Natural North Dakota | Prairie Public Broadcasting

Natural North Dakota

Saturday and Sunday at 8:35 am CT
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Chuck Lura has a broad knowledge of "Natural North Dakota" and loves sharing that knowledge with others. Since 2005, Chuck has written a weekly column, “Naturalist at Large,” for the Lake Metigoshe Mirror, and his “The Naturalist” columns appear in several other weekly North Dakota newspapers. Lura was a biology professor at Dakota College at Bottineau, and published research on ecological aspects of grasslands in the northern Great Plains.

Thanks to Sunny 101.9 in Bottineau for their recording services.

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I was looking at the North Dakota map recently, and Pembina and Cavalier Counties caught my eye.  The distance between Cavalier and Walhalla is only around 30 miles, but this area contains a wealth of biological diversity. Species of the forests, grasslands, wetlands, and more can be found here.  And to top it off, there are over 8,000 acres of public land to explore a little Natural North Dakota. 


While walking across some North Dakota prairie during the early parts of the summer there always seems to be a variety of interesting plants to see. But twogrooved poisonvetch, also known as twogrooved milkvetch, or silver-leafed milkvetch produces an odor that gives itself away.  It is a member of the pea family or Fabaceae and is known to botanists as Astragalus bisulcatus.  

Garter Snakes

May 30, 2020


If garter snakes are not the most widely recognized and distributed snake in North America, they are certainly near the top of the list.  They can be found across the state in a variety of habitats where they feed on prey such as insects, earthworms, frogs, etc..  Some of you may have noticed that the color seems to vary quite a bit. It might help to know that there are two species of garter snakes native to North Dakota, the common garter snake and the plains garter snake.  

Clay Colored Sparrow

May 23, 2020


Take a walk across the mixed grass prairies of North Dakota during the spring and summer and you are likely to hear  a series of short buzzing sounds emanating from a patch of western snowberry (what some people call buckbrush) or perhaps a thicket of some other shrubs.  You may associate the buzzing with some type of insect, but it isn’t.  It is the call of the clay colored sparrow.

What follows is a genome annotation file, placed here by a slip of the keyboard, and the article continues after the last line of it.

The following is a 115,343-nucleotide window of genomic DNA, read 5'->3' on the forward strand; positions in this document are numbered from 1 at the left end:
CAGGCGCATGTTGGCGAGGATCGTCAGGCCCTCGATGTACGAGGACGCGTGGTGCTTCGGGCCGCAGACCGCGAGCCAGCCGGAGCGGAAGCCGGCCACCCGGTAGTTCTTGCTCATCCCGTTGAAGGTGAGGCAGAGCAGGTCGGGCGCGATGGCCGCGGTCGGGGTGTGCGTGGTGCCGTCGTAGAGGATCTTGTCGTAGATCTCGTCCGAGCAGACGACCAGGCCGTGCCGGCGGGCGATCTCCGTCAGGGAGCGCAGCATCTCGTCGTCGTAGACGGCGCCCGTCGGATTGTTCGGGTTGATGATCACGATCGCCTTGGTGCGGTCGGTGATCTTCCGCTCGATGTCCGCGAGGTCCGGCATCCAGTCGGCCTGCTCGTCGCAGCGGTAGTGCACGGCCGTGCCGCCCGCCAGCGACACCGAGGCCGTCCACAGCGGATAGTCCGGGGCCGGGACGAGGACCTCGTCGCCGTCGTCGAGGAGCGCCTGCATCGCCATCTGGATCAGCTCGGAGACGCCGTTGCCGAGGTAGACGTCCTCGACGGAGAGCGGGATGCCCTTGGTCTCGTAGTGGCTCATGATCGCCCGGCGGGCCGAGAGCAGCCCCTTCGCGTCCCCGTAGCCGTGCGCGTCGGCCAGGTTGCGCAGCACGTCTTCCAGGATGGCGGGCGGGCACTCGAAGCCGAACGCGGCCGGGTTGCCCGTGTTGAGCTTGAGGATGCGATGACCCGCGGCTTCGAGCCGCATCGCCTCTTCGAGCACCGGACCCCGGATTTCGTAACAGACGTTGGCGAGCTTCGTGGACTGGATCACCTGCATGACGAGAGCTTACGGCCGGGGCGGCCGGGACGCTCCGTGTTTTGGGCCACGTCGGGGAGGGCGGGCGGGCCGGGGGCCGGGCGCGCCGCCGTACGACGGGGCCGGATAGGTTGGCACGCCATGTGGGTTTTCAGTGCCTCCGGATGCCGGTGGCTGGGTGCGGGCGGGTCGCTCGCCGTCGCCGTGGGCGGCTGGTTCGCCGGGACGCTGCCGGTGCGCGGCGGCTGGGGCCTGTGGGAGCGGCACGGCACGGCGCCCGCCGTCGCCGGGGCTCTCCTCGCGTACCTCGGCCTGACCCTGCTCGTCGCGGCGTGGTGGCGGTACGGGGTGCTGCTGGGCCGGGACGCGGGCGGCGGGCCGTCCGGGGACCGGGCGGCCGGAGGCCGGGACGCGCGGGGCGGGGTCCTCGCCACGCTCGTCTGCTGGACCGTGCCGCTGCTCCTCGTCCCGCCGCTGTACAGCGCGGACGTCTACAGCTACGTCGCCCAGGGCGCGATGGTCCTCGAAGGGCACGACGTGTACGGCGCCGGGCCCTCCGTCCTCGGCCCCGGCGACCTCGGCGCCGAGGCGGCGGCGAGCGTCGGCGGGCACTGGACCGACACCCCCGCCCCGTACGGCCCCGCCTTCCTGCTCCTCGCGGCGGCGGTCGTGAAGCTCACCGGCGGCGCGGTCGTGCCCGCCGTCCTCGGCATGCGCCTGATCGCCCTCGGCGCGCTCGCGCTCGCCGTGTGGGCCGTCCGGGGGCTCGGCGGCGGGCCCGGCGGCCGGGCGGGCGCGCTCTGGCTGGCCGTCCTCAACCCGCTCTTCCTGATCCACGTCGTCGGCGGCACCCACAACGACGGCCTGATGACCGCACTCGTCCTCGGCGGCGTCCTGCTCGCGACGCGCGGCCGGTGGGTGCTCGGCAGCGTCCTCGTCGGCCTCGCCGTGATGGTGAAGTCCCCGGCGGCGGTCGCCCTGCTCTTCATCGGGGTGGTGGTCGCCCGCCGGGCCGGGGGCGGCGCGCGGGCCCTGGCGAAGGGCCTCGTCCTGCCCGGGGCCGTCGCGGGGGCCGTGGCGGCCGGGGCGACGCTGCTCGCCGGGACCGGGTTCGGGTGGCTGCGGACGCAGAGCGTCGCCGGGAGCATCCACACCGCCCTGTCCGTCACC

There it is again ... "Song of clay colored sparrow."


May 16, 2020


I looked out our window one morning recently and saw a mink along the shoreline of Lake Metigoshe. It scurried around for a few minutes before disappearing in the water near some cattails. 

As I record this, I have yet to see a Wilson’s phalarope this year, and I am getting impatient to do so. Phalaropes must be our smallest shorebird. They are a rather thin shorebird with long legs, long neck, and long, thin, and straight bill. They are much smaller than a killdeer, and even a sandpiper. They are an interesting bird, and also great entertainment.

Dump Nests

May 2, 2020


I remember many years ago a friend and I were walking a tract of prairie in the spring and came upon a duck nest with a couple dozen or so eggs it.  “Dump nest’ my friend exclaimed.  


It won’t be long before you’ll get up one morning, look out the window, and exclaim: “Spring is finally here, the trees are starting to leaf-out.”  Well, not so fast!  They’re actually flowering.  Leafing-out will come later.  

Pussy Willows

Apr 18, 2020


There are some willow catkins popping out in Turtle Mountain.  No doubt they are also out in other parts of the state.  Willows are members of the Salicaceae or willow family.  In addition to the willows the family also includes cottonwoods, aspen, and balsam poplar.  

Nature and COVID-19

Apr 11, 2020


As we deal with the social distancing, uncertainty, and other aspects of the COVID-19 pandemic, I am reminded of the need to somehow stay connected with nature.  As some of you know, there is a growing body of evidence that spending time regularly out in nature is important for our mental health and overall well-being.